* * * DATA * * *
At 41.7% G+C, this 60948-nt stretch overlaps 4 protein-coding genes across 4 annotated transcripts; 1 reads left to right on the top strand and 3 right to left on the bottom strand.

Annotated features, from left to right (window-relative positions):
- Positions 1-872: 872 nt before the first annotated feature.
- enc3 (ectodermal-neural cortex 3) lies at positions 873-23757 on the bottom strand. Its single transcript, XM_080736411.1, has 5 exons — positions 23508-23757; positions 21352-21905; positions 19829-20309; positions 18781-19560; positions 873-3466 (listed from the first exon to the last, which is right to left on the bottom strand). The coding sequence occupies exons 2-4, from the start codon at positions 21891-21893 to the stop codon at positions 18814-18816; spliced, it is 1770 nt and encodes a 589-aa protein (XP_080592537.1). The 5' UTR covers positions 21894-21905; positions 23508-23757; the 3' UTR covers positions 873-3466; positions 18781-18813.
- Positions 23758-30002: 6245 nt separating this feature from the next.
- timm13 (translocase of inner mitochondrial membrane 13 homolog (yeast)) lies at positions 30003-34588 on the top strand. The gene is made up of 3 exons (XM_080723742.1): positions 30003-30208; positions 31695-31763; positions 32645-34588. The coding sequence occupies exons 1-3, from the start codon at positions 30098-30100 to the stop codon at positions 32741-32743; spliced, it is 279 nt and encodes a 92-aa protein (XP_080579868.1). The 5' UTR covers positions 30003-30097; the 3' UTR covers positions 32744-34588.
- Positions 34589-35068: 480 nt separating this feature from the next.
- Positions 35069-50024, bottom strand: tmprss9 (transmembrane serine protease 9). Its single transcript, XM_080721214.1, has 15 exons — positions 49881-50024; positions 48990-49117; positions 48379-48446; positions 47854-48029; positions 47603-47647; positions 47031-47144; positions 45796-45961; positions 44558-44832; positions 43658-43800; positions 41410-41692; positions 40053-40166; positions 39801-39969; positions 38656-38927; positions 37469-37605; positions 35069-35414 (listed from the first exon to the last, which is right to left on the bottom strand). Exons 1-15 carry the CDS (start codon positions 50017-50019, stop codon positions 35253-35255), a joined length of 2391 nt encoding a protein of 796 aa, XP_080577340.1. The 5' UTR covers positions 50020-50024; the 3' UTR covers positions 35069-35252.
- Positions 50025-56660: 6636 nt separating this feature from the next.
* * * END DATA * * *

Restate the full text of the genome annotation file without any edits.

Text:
At 41.7% G+C, this 60948-nt stretch overlaps 4 protein-coding genes across 4 annotated transcripts; 1 reads left to right on the top strand and 3 right to left on the bottom strand.

Annotated features, from left to right (window-relative positions):
- Positions 1-872: 872 nt before the first annotated feature.
- enc3 (ectodermal-neural cortex 3) lies at positions 873-23757 on the bottom strand. Its single transcript, XM_080736411.1, has 5 exons — positions 23508-23757; positions 21352-21905; positions 19829-20309; positions 18781-19560; positions 873-3466 (listed from the first exon to the last, which is right to left on the bottom strand). The coding sequence occupies exons 2-4, from the start codon at positions 21891-21893 to the stop codon at positions 18814-18816; spliced, it is 1770 nt and encodes a 589-aa protein (XP_080592537.1). The 5' UTR covers positions 21894-21905; positions 23508-23757; the 3' UTR covers positions 873-3466; positions 18781-18813.
- Positions 23758-30002: 6245 nt separating this feature from the next.
- timm13 (translocase of inner mitochondrial membrane 13 homolog (yeast)) lies at positions 30003-34588 on the top strand. The gene is made up of 3 exons (XM_080723742.1): positions 30003-30208; positions 31695-31763; positions 32645-34588. The coding sequence occupies exons 1-3, from the start codon at positions 30098-30100 to the stop codon at positions 32741-32743; spliced, it is 279 nt and encodes a 92-aa protein (XP_080579868.1). The 5' UTR covers positions 30003-30097; the 3' UTR covers positions 32744-34588.
- Positions 34589-35068: 480 nt separating this feature from the next.
- Positions 35069-50024, bottom strand: tmprss9 (transmembrane serine protease 9). Its single transcript, XM_080721214.1, has 15 exons — positions 49881-50024; positions 48990-49117; positions 48379-48446; positions 47854-48029; positions 47603-47647; positions 47031-47144; positions 45796-45961; positions 44558-44832; positions 43658-43800; positions 41410-41692; positions 40053-40166; positions 39801-39969; positions 38656-38927; positions 37469-37605; positions 35069-35414 (listed from the first exon to the last, which is right to left on the bottom strand). Exons 1-15 carry the CDS (start codon positions 50017-50019, stop codon positions 35253-35255), a joined length of 2391 nt encoding a protein of 796 aa, XP_080577340.1. The 5' UTR covers positions 50020-50024; the 3' UTR covers positions 35069-35252.
- Positions 50025-56660: 6636 nt separating this feature from the next.